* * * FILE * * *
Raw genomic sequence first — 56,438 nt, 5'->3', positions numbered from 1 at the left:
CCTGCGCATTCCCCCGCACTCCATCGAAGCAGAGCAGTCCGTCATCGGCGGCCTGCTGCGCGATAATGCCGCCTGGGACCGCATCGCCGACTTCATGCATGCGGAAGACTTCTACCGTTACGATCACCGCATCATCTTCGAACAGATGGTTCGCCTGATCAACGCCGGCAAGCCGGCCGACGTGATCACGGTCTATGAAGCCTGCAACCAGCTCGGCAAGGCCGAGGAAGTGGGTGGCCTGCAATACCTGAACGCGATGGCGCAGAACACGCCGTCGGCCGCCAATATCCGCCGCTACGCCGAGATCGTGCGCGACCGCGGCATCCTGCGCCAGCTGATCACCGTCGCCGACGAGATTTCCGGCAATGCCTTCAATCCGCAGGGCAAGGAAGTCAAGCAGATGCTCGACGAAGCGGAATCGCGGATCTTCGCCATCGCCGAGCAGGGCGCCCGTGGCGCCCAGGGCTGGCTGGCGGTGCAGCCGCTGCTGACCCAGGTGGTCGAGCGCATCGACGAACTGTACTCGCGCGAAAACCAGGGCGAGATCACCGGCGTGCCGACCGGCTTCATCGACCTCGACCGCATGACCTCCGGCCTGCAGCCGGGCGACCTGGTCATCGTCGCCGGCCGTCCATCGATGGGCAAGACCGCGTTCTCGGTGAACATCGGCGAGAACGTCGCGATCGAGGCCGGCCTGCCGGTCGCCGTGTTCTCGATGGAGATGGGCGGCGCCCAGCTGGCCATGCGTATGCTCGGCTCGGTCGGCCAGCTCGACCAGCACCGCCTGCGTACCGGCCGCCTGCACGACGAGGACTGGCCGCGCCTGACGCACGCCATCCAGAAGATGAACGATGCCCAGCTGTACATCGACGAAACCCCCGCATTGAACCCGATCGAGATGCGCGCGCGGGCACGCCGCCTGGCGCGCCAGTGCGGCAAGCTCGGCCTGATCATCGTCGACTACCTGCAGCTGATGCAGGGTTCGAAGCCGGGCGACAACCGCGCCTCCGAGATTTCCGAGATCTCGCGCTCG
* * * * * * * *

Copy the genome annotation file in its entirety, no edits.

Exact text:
Raw genomic sequence first — 56,438 nt, 5'->3', positions numbered from 1 at the left:
CCTGCGCATTCCCCCGCACTCCATCGAAGCAGAGCAGTCCGTCATCGGCGGCCTGCTGCGCGATAATGCCGCCTGGGACCGCATCGCCGACTTCATGCATGCGGAAGACTTCTACCGTTACGATCACCGCATCATCTTCGAACAGATGGTTCGCCTGATCAACGCCGGCAAGCCGGCCGACGTGATCACGGTCTATGAAGCCTGCAACCAGCTCGGCAAGGCCGAGGAAGTGGGTGGCCTGCAATACCTGAACGCGATGGCGCAGAACACGCCGTCGGCCGCCAATATCCGCCGCTACGCCGAGATCGTGCGCGACCGCGGCATCCTGCGCCAGCTGATCACCGTCGCCGACGAGATTTCCGGCAATGCCTTCAATCCGCAGGGCAAGGAAGTCAAGCAGATGCTCGACGAAGCGGAATCGCGGATCTTCGCCATCGCCGAGCAGGGCGCCCGTGGCGCCCAGGGCTGGCTGGCGGTGCAGCCGCTGCTGACCCAGGTGGTCGAGCGCATCGACGAACTGTACTCGCGCGAAAACCAGGGCGAGATCACCGGCGTGCCGACCGGCTTCATCGACCTCGACCGCATGACCTCCGGCCTGCAGCCGGGCGACCTGGTCATCGTCGCCGGCCGTCCATCGATGGGCAAGACCGCGTTCTCGGTGAACATCGGCGAGAACGTCGCGATCGAGGCCGGCCTGCCGGTCGCCGTGTTCTCGATGGAGATGGGCGGCGCCCAGCTGGCCATGCGTATGCTCGGCTCGGTCGGCCAGCTCGACCAGCACCGCCTGCGTACCGGCCGCCTGCACGACGAGGACTGGCCGCGCCTGACGCACGCCATCCAGAAGATGAACGATGCCCAGCTGTACATCGACGAAACCCCCGCATTGAACCCGATCGAGATGCGCGCGCGGGCACGCCGCCTGGCGCGCCAGTGCGGCAAGCTCGGCCTGATCATCGTCGACTACCTGCAGCTGATGCAGGGTTCGAAGCCGGGCGACAACCGCGCCTCCGAGATTTCCGAGATCTCGCGCTCG